Defining Disaster Recovery and Business Continuity Needs

RecoveryWhat kind of Technology do you use?   Is your entire business on a single Desktop PC or Notebook?  Does your office use a File Server or multiple Application Servers? Do you have multiple offices?  Do you have just a few employees or an office of hundreds?  Are any of your services, such a email already hosted in “The Cloud?” Does your business use traditional phone lines, a PBX, Voice Over IP?  Is your company already using inherently resilient Software-as-a-Service products for Customer Relationship Management, Business Intelligences, Project Management, or Financial/Accounting Services?

Technology is the great equalizer and remarkably, many of the Disaster Preparedness and Recovery Solutions are similar regardless of the size of the organization or specific technologies in use.

Every Business has the same goal:  Restore business operations as quickly as possible.

For example, all Businesses need the following Disaster Recovery Services to achieve Business Continuity as the recovery progresses:
Reliable Communication to Family, Friends, and Emergency Services
Power
Food and Water
Extended Communication Capabilities to Staff, Customers, and the Media
Access to Business Critical Data (Sales and Financial Systems)
Ability to recover and return to normal operations as quickly as possible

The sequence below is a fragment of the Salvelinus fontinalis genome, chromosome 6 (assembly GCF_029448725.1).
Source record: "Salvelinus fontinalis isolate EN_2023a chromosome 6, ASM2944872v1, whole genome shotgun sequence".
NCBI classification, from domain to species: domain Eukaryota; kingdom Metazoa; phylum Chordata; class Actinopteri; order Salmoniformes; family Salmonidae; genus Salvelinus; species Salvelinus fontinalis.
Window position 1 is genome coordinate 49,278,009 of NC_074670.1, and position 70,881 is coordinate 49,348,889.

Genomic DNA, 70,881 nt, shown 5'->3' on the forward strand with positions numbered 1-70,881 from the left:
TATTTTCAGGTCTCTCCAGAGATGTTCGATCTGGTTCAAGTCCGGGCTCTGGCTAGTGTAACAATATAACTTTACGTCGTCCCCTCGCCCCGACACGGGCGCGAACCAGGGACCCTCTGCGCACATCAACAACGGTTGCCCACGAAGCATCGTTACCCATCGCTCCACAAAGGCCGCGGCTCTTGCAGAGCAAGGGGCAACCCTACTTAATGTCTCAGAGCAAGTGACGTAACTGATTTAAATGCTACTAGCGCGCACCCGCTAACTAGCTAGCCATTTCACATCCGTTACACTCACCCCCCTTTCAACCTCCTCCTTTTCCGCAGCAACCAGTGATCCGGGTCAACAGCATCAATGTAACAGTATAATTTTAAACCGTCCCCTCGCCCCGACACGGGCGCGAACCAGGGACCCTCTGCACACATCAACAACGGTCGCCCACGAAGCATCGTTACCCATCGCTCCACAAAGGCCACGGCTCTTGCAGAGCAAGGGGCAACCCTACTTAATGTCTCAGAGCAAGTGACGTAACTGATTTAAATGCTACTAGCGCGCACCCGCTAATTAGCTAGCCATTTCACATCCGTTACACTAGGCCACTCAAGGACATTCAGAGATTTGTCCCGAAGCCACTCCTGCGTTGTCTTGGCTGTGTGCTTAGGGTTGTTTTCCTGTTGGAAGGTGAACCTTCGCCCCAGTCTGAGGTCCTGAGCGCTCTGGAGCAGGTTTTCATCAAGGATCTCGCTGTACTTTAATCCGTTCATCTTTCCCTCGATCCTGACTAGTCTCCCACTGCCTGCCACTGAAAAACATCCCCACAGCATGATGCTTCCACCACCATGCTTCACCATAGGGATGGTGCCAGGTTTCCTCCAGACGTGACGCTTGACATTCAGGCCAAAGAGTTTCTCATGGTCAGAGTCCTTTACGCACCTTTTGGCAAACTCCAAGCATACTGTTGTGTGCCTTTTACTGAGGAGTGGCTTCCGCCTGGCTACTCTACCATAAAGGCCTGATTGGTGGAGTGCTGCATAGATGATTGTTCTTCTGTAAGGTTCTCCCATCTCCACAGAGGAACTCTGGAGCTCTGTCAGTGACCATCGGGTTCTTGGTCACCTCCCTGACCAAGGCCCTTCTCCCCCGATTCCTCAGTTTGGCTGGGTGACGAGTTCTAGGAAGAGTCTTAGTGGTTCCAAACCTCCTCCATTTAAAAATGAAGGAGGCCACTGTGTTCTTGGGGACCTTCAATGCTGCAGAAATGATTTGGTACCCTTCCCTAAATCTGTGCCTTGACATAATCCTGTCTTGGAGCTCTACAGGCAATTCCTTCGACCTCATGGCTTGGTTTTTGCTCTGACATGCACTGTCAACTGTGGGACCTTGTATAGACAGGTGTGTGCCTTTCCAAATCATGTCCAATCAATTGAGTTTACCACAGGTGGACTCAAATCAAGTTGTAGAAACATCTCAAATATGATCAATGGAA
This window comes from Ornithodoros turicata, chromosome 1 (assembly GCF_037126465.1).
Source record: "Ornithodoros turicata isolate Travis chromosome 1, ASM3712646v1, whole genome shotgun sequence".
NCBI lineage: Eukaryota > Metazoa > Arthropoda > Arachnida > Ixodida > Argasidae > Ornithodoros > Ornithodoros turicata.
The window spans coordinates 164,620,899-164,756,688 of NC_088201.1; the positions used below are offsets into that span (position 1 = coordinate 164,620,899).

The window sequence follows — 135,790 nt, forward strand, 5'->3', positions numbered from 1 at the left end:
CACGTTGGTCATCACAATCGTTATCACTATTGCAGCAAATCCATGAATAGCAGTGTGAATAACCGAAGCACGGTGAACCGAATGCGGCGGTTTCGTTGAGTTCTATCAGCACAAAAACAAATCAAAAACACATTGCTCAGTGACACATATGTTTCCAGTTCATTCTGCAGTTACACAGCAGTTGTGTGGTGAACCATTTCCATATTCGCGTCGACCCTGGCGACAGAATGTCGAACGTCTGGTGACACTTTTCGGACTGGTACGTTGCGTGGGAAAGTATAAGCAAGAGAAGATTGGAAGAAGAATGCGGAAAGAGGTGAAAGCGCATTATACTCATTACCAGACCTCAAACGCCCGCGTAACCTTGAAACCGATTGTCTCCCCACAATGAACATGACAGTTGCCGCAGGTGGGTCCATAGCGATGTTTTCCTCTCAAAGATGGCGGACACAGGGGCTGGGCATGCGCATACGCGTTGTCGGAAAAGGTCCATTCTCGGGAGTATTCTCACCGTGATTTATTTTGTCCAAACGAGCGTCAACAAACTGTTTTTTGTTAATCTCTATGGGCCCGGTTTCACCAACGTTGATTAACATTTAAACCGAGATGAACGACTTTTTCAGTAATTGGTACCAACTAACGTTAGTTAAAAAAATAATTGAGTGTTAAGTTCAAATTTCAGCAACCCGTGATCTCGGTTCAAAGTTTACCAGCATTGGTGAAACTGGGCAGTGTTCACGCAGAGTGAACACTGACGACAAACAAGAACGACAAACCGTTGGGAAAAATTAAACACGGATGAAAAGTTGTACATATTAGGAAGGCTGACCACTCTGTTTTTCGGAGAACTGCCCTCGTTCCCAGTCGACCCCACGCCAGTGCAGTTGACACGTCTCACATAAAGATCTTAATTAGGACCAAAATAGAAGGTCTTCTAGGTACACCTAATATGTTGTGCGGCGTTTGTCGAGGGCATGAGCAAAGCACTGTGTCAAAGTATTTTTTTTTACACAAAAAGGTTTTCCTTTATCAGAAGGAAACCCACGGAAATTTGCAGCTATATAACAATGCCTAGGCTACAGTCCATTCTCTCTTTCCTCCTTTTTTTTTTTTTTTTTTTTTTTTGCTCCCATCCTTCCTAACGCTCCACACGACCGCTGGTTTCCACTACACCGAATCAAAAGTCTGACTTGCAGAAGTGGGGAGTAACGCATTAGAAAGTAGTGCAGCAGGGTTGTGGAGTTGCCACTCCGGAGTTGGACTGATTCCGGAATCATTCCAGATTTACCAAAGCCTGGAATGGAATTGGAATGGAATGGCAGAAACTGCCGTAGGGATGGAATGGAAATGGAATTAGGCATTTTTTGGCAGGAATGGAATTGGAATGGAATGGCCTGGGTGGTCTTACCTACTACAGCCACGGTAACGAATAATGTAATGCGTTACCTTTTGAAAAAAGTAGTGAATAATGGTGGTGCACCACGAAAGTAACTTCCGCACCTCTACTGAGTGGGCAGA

Cross-Training of Staff to assist in Rapid Recovery

How these functions are accomplished depends on the scale required to accommodate the number of Staff affected by the Disaster or Disruption to normal business operations.

If you are an individual consultant that only bills once per week and you backup your data after each accounting session, then the inability to bill for a few days may not be an issue.  However, if you are a sales based organization with the need to file customer orders throughout the day, being off-line for more than a day could seriously impact your cash flow.

The key consideration is in designing any Disaster Recovery and Business Continuity Plan is to determine how much data can you afford to lose between the time of the interruption event and the last backup of your data.  And, how long can you afford to be off-line, without access to your Business Critical Operations before it negatively or permanently impacts your business?

Speak Your Mind

*